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Financial Data For East West Bank

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PART A: Executive Summary
For this paper, selected financial data for East West Bank (“EWB” or the “Bank”) and its Peer Group (“peers”) was obtained from the December 31, 2013 Uniform Bank Performance Report (“UBPR”) and various EWB documents ; as well as from interviews conducted with EWB management .

The Board of Directors’ Loan Policy Statements, presented in this Lending Policy Manual, set forth the lending philosophy of the Bank. They provide broad guidance to management in balancing loan quality and origination objectives to achieve the earnings objectives of the Bank.

Every institution needs to accept some risk in order to earn profits; in line with their accepted risk profile and within established risk appetite. EWB’s “Risk
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Consider using credit scoring for loans below risk threshold – auto decision
As such, it is expected that the level of losses will remain low and that the Company will not incur the same level of losses in the future that were incurred in the past during the credit crisis unless the economy is reversing its recovery. PART B: Strategic Credit Risk Management
In looking across the Continua, with each plotted “X” forming a reasonably straight line somewhat towards the middle, the magnitude of risk seems to be moderate, as analyzed below:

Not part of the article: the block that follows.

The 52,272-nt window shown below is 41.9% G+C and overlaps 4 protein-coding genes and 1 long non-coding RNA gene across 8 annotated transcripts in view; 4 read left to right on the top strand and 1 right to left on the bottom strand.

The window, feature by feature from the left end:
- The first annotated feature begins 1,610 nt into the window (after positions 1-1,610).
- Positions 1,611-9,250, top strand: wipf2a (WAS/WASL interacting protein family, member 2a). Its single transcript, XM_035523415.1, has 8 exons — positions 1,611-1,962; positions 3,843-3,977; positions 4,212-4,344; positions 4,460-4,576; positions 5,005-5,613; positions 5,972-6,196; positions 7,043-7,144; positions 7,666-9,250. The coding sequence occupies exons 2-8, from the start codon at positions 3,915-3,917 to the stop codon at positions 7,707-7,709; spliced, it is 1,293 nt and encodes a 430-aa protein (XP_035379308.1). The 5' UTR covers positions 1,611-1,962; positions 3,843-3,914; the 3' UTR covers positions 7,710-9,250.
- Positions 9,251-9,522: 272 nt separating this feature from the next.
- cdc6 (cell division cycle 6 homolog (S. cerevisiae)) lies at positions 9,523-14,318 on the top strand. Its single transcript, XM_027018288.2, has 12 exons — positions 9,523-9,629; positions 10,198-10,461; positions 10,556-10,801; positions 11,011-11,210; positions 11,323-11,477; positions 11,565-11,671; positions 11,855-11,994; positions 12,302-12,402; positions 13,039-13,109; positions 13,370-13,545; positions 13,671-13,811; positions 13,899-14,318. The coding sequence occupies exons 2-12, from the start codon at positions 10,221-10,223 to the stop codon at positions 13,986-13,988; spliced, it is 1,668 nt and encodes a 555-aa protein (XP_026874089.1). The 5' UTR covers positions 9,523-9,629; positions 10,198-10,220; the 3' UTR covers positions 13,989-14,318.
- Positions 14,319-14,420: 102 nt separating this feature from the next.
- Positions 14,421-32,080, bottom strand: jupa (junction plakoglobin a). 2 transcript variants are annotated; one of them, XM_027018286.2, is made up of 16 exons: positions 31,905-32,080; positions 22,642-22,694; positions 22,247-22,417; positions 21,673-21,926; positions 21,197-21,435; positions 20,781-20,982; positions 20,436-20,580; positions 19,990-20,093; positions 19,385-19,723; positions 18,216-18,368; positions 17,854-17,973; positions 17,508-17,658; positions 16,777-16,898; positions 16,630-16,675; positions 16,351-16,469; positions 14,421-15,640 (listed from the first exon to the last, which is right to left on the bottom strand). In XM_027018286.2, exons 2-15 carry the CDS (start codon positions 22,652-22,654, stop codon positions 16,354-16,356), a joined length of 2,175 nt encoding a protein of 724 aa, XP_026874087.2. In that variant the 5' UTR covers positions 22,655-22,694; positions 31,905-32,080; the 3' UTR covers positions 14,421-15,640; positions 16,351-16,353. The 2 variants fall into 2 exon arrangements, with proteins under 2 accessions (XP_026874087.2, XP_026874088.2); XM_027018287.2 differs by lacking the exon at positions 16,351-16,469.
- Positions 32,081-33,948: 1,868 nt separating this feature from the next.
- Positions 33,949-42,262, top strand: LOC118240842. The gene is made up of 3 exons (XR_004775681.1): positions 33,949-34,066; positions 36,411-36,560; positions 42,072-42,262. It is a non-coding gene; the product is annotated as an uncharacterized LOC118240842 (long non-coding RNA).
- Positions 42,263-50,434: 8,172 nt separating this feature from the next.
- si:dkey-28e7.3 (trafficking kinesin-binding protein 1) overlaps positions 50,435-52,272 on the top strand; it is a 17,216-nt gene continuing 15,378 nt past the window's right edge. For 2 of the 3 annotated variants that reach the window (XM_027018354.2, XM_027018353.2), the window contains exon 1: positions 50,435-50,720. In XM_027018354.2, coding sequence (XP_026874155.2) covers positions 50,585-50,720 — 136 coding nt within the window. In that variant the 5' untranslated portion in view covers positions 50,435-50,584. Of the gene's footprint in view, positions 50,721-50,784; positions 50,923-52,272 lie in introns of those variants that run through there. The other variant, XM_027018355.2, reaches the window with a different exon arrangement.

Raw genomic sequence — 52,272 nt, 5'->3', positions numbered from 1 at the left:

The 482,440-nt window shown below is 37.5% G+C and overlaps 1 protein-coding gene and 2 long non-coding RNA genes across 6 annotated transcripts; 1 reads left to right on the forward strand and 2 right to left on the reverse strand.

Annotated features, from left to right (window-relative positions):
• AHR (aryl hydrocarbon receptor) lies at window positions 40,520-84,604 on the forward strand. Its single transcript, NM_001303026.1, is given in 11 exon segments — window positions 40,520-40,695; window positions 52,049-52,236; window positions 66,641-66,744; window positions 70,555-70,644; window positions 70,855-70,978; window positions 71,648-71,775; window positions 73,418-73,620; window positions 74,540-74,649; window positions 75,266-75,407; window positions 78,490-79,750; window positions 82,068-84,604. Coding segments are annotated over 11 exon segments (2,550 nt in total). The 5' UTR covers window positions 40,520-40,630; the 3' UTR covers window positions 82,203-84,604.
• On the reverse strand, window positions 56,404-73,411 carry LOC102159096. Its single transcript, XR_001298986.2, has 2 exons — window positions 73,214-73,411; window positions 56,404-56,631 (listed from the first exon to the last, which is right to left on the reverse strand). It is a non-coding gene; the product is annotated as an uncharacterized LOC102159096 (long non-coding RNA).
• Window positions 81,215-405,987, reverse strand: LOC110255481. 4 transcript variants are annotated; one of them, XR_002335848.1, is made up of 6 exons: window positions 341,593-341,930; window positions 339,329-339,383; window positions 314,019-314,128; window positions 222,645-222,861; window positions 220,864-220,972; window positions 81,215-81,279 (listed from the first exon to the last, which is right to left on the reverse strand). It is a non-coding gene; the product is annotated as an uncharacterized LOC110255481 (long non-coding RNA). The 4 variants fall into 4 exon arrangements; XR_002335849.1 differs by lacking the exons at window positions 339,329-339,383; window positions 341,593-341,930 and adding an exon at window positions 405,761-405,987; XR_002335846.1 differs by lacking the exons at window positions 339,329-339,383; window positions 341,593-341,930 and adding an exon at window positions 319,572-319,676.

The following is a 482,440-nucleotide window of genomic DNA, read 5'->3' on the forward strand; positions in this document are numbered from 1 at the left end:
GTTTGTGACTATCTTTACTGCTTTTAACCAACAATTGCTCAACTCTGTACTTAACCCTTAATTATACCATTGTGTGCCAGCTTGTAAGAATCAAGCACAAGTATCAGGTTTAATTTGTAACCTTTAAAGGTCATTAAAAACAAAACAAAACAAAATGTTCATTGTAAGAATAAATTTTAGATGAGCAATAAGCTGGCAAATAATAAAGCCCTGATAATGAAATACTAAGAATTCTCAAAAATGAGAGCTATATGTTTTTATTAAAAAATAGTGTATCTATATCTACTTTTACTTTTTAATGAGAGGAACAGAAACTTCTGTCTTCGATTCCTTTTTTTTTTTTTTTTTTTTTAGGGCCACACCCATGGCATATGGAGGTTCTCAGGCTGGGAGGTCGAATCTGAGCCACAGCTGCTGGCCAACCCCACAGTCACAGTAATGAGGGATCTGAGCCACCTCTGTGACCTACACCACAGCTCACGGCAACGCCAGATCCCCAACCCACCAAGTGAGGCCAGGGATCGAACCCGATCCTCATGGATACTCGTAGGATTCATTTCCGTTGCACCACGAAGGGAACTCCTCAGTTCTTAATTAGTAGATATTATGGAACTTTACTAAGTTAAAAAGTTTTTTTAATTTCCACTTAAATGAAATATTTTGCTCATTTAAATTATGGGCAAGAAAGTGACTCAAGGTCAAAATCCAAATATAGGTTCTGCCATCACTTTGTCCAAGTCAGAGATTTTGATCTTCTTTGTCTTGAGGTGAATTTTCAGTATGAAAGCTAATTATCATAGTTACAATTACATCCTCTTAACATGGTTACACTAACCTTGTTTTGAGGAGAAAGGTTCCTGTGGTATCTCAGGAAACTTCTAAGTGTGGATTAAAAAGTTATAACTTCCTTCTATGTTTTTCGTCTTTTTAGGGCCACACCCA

1. Priorities: The Bank is focused on “Growth”; while maintaining high credit quality and solid earnings. This is evidenced by the $2.5 billion or 14% increase in loan receivable balance as of December 31, 2014; largely due to the growth in commercial and industrial (“C&I”) loans. Management intends to further grow this portfolio in order to sustain its prominent market position, diversify the portfolio and increase fee-based income streams. Considering that management does not have high tolerance for risk, various steps have been taken, including hiring experienced RMs and providing training commensurate with the degree of unique risk and complexity of these specialized (wide-spectrum of industries) loans; and implementing changes to P&Ps to require heightened monitoring to manage volatility and avoid surprises.
2. Culture: “A bank’s credit culture reflects its
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